Fundraising Standoff: Sponsorship vs Individual Giving
This post is meant as a primer for major gift fundraisers who find themselves involved in sponsorship and asking themselves how to get sponsors. That said, I think this will also be useful to the full service fundraising professional as well as the Executive Director who is occasionally asked to join in sponsorship meetings or who has been asked to build a sponsorship proposal.
Let’s take a look at the differences between major individual giving and sponsorship (often erroneously referred to as corporate philanthropy). I have done both types of giving and am approached regularly by people asking to help their boards, CEOs and staff understand the difference between the two types of fundraising, so let’s dive in!
Individual Giving vs Sponsorship
Let’s start with the difference in motivation between the two camps. I will be speaking in general terms here but it’s important to note that the only rule of thumb is that…there are no rules of thumb! There are always exceptions to the rules but by and large, my experience is that the following is true 90% of the time:
Motivations of the Major Donor
Individuals typically measure the impact of their gift by, well, impact. If an individual lost a relative to an illness and they want to make a donation then they look for social return on their investment. Perhaps the gift is therapeutic, or to cure a disease, or provide a social outcome that they believe in. You the fundraiser are their partner in helping them realize a vision of change within their community or area of interest.
Motivations of the “Corporate Donor”
Some individuals will indeed make gifts through their companies or through their corporate foundations but I would argue that these are not corporate gifts, but individual gifts. You steward these gifts as individuals, ask an individual and report back to an individual. So let’s leave that type of fundraising aside and focus on the cause-marketing umbrella, at its heart a marketing spend.
Companies exist to make a profit and shareholders invest in companies for a return on that investment. When a company engages a charity, it is seldom framed in this context overtly by the prospect but branding, community engagement, product placement and employee engagement are all desirable to the corporation because they lead to a healthier bottom line in some way. This comes in all shapes and sizes and could be through more engaged staff, brand recognition, product sales or an increase in market share or overall market size.
Pretty simple stuff and nothing groundbreaking here, I know. The impact that this not so subtle difference has on how someone approaches a prospect is tremendous.
Fundraising Prospects: Individual vs Corporate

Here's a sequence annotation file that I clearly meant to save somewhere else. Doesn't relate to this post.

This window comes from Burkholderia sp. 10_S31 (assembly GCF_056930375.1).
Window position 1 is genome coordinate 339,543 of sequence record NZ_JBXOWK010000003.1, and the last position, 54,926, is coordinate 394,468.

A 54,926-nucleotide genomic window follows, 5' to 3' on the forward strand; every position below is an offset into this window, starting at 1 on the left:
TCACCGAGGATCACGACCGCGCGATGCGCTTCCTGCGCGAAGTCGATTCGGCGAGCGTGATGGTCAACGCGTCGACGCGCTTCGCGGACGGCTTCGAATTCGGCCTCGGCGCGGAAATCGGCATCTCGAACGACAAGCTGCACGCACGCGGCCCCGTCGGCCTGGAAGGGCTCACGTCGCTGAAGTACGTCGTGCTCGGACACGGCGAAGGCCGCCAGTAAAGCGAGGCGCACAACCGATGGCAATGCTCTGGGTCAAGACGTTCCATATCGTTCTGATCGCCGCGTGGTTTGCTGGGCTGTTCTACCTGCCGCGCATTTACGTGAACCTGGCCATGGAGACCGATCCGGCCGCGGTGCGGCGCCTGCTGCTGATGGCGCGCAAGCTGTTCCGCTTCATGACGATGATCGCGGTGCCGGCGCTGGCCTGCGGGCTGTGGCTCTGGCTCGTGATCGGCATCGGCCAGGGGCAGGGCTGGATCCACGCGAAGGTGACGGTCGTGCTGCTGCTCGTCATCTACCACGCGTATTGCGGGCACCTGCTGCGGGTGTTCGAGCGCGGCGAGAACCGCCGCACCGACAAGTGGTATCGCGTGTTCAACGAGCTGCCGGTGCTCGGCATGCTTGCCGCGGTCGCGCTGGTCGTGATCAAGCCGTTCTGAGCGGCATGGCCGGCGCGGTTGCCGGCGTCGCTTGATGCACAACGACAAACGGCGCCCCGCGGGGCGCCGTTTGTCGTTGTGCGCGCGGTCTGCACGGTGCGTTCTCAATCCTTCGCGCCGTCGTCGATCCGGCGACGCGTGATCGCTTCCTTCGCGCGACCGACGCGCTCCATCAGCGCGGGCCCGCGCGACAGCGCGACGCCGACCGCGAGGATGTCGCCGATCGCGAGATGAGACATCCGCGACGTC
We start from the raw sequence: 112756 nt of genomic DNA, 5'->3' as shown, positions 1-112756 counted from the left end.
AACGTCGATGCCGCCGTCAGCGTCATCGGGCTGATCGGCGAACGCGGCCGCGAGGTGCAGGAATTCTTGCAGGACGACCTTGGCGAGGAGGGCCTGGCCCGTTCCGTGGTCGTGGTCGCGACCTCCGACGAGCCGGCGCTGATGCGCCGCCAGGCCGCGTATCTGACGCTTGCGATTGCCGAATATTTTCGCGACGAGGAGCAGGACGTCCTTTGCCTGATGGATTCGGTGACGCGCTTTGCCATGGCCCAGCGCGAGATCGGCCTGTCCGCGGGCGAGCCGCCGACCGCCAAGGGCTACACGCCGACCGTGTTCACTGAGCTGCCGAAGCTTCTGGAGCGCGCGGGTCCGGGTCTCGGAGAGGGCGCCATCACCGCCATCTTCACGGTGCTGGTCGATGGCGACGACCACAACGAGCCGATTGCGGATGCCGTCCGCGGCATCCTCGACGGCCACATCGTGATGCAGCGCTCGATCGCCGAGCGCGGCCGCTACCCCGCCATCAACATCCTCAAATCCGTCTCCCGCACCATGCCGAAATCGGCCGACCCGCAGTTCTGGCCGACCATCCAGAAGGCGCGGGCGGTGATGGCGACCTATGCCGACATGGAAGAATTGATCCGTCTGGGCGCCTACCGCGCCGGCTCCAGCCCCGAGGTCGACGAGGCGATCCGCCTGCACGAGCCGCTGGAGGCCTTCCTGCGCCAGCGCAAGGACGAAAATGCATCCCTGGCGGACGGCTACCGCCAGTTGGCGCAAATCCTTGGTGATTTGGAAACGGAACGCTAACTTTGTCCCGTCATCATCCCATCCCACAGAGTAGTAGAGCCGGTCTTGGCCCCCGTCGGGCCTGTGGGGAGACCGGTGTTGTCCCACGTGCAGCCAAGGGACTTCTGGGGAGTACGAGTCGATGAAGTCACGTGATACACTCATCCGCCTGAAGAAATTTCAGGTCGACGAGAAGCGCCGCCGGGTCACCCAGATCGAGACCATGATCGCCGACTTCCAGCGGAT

When I am seeking a major gift, I want to speak to a high net worth individual (and the definition of high net worth depends on my gift goals). I research who they have given to, their net worth, their salary and which influencers I am connected to who can make the introduction. When I talk to them, I ask them about their giving interests and talk about how my projects can help them achieve their philanthropic goals. I am asking them to give me their own personal money and to trust that I will solve a social problem for/with them.
I would never, ever, lead with where I can put their name, how many e-mail addresses I can collect for them, how many free gala passes they will get and how many branded tweets I will send out for them. The idea of approaching a major donor this way is totally ludicrous but we often approach corporate prospects through a major gift lens.
When I am looking to sell sponsorship, run a point of purchase campaign or product placement opportunities I look for people in the marketing, business development, brand and communications departments. When I want to build an employee engagement campaign or community outreach strategy I look for HR people or CSR staff.
In other words, I am asking people to invest their company’s cause marketing money, not their own. I talk to them about their business goals and how I can help them be more profitable but also how I can help that particular professional meet the goals that they are being measured on (product sales, market share etc.). The only time I am asked about the impact my charity is having on the world in these types of meetings is when it is in the context of their market research. That is, their key demographic (customer, employee, investor etc.) cares about a particular cause and so the company wants to be seen supporting that cause. Just like I would never tell the individual giver about branding opportunities, I would never ask a Brand Director for them to give me a cheque to help my program user for nothing more than the positive impact it will have on society.